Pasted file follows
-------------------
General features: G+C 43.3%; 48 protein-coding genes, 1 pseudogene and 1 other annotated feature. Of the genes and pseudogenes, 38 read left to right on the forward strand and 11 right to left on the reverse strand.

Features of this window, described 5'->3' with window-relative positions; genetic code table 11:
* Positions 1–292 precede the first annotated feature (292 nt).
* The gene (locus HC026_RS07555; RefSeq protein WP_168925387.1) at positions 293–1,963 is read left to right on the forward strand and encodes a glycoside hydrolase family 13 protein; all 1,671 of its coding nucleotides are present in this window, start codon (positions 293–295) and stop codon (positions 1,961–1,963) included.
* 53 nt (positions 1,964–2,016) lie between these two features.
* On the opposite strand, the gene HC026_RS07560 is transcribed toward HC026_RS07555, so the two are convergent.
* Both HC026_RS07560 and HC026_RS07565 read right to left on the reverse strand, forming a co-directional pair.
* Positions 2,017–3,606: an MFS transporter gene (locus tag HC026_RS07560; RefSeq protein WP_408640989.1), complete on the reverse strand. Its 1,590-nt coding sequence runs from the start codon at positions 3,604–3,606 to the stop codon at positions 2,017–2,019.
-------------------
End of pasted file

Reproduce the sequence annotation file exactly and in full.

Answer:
General features: G+C 43.3%; 48 protein-coding genes, 1 pseudogene and 1 other annotated feature. Of the genes and pseudogenes, 38 read left to right on the forward strand and 11 right to left on the reverse strand.

Features of this window, described 5'->3' with window-relative positions; genetic code table 11:
* Positions 1–292 precede the first annotated feature (292 nt).
* The gene (locus HC026_RS07555; RefSeq protein WP_168925387.1) at positions 293–1,963 is read left to right on the forward strand and encodes a glycoside hydrolase family 13 protein; all 1,671 of its coding nucleotides are present in this window, start codon (positions 293–295) and stop codon (positions 1,961–1,963) included.
* 53 nt (positions 1,964–2,016) lie between these two features.
* On the opposite strand, the gene HC026_RS07560 is transcribed toward HC026_RS07555, so the two are convergent.
* Both HC026_RS07560 and HC026_RS07565 read right to left on the reverse strand, forming a co-directional pair.
* Positions 2,017–3,606: an MFS transporter gene (locus tag HC026_RS07560; RefSeq protein WP_408640989.1), complete on the reverse strand. Its 1,590-nt coding sequence runs from the start codon at positions 3,604–3,606 to the stop codon at positions 2,017–2,019.